Teaming up with the team at Convince & Convert, Vidyard’s VP of Marketing Tyler Lessard hosts the Content Pros Podcast. For this week’s episode, Tyler is joined by Matt Wesson, Director of Content and Creative at SalesLoft, to discuss leveraging content throughout the buyer’s journey to engage customers, convert leads, and grow to scale. Check out the full podcast:
Here’s a few of our favourite moments:
You’ve been doing Content Marketing even longer than we’ve been in business, but I think it’s changing, right?
Absolutely, and I think even for somebody like Joe, who’s been in content marketing since the very beginning, I think there’s always that impulse to try and put a box around things. I think that’s the way that organizations work, right? Like Marketing VPs, as I’m talking to two high level Marketing VPs, sorry, like to define boundaries on their team, and I think it was very easy to just say, “Oh, content marketing, it does this.” You need a Resource Center, you need E-books, you need blog posts. I think that worked really well for a long time, but I think people are starting to realize that the real value of content goes way beyond just resources.
I think it’s a very simplified way to think about the need that it’s addressing. To just say, “Oh hey, we’re providing resources to the customer that provide value and its located here.” I think the real value of a content team is those creative solutions, that they are designed to develop for customers. Those can be extended throughout the entire organization, and they should be. Everybody within a company, except maybe developers, and probably for a reason, are interacting with customers at some point. You know? … And the influence of content teams, a lot of times are still limited to that topple funnel area. I think that’s doing a disservice to not only content, but to the entire organization.
What about using content marketing at different stages?
I think it obviously depends on the situation. I think every company is going to be a little bit different. If you have a shorter sales cycle, your ability to extend a certain asset deeper into the funnel is a lot higher than a more complex sales cycle. But I think in software in general, it’s usually in my experience, a mistake to try and fit one asset across the entire sales cycle, because those needs are different, right?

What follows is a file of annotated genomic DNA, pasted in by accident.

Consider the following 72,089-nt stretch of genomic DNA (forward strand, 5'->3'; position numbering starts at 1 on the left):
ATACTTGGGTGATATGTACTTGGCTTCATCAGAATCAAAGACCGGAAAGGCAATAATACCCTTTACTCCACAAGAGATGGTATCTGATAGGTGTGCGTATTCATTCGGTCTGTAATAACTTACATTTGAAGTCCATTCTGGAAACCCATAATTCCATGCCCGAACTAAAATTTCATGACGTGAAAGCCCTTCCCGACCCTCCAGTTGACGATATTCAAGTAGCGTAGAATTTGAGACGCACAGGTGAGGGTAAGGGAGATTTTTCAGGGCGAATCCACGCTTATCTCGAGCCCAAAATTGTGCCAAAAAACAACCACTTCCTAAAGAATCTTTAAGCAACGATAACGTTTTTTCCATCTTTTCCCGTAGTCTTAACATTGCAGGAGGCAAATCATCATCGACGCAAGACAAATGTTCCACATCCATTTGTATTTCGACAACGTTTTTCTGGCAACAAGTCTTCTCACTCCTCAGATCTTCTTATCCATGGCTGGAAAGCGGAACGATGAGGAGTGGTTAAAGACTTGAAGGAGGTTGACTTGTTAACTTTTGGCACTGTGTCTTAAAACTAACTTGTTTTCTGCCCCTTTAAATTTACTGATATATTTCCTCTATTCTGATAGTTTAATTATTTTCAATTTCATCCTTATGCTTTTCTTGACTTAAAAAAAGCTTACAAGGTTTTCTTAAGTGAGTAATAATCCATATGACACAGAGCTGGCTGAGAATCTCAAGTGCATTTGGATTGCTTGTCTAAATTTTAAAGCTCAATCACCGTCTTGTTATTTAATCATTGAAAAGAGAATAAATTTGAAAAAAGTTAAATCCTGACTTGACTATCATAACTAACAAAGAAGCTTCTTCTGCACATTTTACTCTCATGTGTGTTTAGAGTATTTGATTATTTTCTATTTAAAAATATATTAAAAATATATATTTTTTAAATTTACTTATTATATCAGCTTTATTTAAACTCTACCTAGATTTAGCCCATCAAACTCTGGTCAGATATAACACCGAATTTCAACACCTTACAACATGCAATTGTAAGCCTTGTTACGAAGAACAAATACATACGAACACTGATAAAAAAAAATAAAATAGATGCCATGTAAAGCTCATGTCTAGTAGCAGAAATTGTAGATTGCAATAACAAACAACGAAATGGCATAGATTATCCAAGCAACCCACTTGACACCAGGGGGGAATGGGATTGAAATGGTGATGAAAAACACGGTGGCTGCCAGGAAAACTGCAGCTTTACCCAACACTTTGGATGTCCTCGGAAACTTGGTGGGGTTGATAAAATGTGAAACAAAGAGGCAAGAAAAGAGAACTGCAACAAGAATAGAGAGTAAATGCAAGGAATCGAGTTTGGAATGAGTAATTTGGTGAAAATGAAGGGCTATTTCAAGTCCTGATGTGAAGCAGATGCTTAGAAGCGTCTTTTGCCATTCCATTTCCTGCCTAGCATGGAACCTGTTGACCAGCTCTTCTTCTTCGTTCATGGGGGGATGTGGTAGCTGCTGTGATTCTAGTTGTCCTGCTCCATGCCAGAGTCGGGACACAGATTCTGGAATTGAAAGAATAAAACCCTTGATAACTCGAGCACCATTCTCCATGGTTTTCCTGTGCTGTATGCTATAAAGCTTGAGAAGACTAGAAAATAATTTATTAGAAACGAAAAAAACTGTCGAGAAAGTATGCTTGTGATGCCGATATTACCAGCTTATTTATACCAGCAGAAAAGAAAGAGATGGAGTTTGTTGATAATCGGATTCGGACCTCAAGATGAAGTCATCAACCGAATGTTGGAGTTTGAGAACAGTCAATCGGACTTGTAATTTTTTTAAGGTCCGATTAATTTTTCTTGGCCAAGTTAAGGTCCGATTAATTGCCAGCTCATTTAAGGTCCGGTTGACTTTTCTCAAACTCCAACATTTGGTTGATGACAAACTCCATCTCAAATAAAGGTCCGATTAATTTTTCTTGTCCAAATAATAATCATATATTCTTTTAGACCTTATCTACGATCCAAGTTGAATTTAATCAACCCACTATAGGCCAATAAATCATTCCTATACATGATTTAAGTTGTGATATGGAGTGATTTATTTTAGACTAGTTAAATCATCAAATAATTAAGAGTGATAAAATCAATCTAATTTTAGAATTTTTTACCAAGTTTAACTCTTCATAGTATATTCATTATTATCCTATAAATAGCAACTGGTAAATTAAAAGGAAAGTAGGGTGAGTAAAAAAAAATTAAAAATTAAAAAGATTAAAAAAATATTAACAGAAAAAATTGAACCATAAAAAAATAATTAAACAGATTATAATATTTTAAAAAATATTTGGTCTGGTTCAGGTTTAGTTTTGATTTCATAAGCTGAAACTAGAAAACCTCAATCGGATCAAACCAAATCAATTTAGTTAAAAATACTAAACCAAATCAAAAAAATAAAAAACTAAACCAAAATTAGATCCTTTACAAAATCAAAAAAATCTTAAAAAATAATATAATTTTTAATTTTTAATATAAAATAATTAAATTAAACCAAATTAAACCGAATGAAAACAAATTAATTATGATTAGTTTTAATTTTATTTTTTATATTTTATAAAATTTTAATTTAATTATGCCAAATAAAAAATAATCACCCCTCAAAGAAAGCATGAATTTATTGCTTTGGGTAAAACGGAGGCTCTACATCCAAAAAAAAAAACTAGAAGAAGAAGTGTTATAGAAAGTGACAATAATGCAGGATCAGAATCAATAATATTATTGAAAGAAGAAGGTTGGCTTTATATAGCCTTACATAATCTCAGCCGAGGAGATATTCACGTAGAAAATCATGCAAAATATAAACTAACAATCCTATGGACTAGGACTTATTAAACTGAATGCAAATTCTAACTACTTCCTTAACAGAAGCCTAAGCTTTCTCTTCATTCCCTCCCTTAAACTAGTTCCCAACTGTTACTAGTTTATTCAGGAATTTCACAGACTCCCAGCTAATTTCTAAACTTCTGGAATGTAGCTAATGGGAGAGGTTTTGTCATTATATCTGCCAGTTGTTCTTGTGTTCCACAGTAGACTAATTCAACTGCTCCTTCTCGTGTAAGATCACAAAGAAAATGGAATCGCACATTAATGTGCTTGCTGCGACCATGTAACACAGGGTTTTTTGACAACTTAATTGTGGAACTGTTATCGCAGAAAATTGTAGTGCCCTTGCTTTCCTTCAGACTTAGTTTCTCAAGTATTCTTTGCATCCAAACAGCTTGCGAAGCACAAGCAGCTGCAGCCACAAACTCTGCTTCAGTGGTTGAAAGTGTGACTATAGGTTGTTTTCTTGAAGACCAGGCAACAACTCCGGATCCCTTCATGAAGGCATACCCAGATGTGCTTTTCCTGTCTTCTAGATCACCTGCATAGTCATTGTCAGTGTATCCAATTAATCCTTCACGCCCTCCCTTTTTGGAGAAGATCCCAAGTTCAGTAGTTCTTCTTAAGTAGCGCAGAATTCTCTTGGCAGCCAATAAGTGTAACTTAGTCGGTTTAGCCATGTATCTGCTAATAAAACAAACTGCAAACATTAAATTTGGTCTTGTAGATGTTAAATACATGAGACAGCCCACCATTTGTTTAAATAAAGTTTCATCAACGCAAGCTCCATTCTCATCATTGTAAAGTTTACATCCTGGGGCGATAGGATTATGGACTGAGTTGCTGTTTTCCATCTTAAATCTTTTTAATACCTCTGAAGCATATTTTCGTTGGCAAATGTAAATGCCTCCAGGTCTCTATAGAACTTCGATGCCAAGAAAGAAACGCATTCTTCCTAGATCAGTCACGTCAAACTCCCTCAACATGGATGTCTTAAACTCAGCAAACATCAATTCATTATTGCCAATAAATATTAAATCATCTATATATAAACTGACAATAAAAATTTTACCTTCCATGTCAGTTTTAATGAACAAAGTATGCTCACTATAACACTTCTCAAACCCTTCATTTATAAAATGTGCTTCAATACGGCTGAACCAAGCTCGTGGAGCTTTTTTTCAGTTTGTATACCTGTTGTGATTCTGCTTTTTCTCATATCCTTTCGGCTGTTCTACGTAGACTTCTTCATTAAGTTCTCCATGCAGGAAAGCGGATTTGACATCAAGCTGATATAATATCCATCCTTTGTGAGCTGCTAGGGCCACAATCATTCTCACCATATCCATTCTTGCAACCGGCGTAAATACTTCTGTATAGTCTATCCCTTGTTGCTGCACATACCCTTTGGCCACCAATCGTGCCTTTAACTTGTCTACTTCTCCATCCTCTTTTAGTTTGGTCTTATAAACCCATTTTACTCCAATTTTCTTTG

I think breaking it down by those different stages, and then working really closely with the sales team, you’ll start to assess a very different set of needs that you didn’t really know were there. I think it’s super easy to say, “Oh hey, we’ve got an e-book that ties such and such a feature to such and such a problem, let’s just keeping spanning that out throughout the sales cycle.” I think that’s kind of where content marketing was maybe five, six years ago. Nowadays, you’re starting to see it change where the customer wants an e-book when they’re learning about your company. When they want to learn a feature set, they probably want to see a video, an in depth demo with the sales team.
I think before they were getting that in some way, shape, or form, but now that content’s involved in it, they’re getting it in a way that they can more easily understand. They’re getting it in a way that’s more attractive, they’re getting it in a way that’s better positioned. I think the role of content to me, is to produce a lot of diverse assets. I think if you’re just producing one and trying to extend it through the sales cycle, you’re probably still providing value to the audience, but you’re probably falling pretty short of where a content team could be delivering value to the company.
Get The Full Story
If you want to hear the full podcast, we’ve posted it above, and you can read a full transcript of this talk on Convince & Convert, where it was originally posted!
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